There goes the equestrian statue

Genocidal maniacs get statues put up in their memory. So do lots of other people. Florence Nightingale, Paddington Bear and Oliver Cromwell come to mind. Oh, sorry, quite a few people think Cromwell was a genocidal maniac, don’t they?

No-one could call Robert E. Lee genocidal. Or a maniac. He was rather prone to fighting battles using an army of men with no shoes on their feet or food in their bellies but that wasn’t unusual in the mid-19th century. General Lee was a good military leader who fought for what most people see as the morally-wrong side in a war whose nuances were so complex that legions of historians are still fully occupied sifting through them 150 years later.

No-one should have the slightest respect for white supremacists, neo-Nazis or the still-extant breed of bullying, black-hating redneck that does his or her best to restore overt segregation. But does that mean removing every lump of bronze recognisable as General Lee on an ‘orse from town squares across the former Confederacy? I’m coming from this from the point of view of the great-grandson of a genuine black slave (though his masters were also black and also African).

General Lee certainly fought, to a greater or lesser extent, for the right to keep slaves, since that was a large part of the root causes of the civil war. It tends to get forgotten that the North’s animus against slavery was not solely or even primarily a moral issue. Abolitionists there certainly were, and they were vocal in their opposition to slavery on what we’d today call human rights grounds. But they were a minority in the North where it’s fair to say that many citizens’ views on freeing slaves didn’t extend to welcoming them as next door neighbours or as prospective sons or daughters in law.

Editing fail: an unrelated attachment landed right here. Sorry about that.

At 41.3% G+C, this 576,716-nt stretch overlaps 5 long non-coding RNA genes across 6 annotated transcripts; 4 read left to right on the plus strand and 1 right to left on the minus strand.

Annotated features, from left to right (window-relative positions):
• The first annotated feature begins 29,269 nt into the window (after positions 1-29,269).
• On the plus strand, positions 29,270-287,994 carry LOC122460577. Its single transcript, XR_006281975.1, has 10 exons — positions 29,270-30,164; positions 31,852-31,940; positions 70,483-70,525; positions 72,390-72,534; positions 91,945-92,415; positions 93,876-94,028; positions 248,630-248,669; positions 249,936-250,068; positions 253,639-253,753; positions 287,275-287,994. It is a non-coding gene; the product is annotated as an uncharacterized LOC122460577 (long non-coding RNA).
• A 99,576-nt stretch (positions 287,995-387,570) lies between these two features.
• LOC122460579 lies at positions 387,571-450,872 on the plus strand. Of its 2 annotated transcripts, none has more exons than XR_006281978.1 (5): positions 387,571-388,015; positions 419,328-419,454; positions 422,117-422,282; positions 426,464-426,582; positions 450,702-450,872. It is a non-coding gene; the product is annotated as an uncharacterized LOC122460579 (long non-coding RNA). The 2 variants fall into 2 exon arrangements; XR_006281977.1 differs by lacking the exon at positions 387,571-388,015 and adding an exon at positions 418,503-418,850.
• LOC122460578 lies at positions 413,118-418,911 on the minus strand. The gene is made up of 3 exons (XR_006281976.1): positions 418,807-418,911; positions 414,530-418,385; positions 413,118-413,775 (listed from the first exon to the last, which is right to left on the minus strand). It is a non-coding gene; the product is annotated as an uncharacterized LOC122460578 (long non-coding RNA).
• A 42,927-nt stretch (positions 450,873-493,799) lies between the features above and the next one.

The North’s anti-slavery concerns in the lead up to the civil war were quite as much economic and political as moral.

America’s main economic rival, Britain, together with her neighbouring northern European countries, was rapidly developing the new form of fossil-fuelled industrial consumer economy that conferred enormous economic and military reach on those nations. America, with its enormous resource base, had the potential to outdo the combined might of Britain, France, Germany and Italy (the latter’s north industrialising on the back of imported British coal) in the long run. But in this context, the southern states’ slave economy was a millstone around America’s neck.

Slavery allowed the south to maintain a near steady state economy. It didn’t create consumers, which were essential to the expansion of  the new industrial economies. Worse, since Britain’s early-mid-19th century industry centred on textiles, cotton exports from the American south actively helped Britain to increase her dominance at the same time as holding back the North’s attempts to grow as a rival industrial power to Europe.

Throw in the traditional American culture of independent-mined obstinacy that helped create the states in the first place, and the south was never in a million years going to to sit back and allow the North to tell it to industrialise for the sake of Yankee global ambitions.

Underneath those pretexts, everything quickly got all human and very messy as people used their big brains to come up with as many tendentious and self-serving justifications for, on the one hand, maintaining slavery as others came up with moral arguments for abolishing it. By the 1850s, it was clear to any logically-minded person who’d ever seen a coal fire, let alone a steam engine, that the southern economy was doomed in the long run as long as fossil fuels remained economically viable.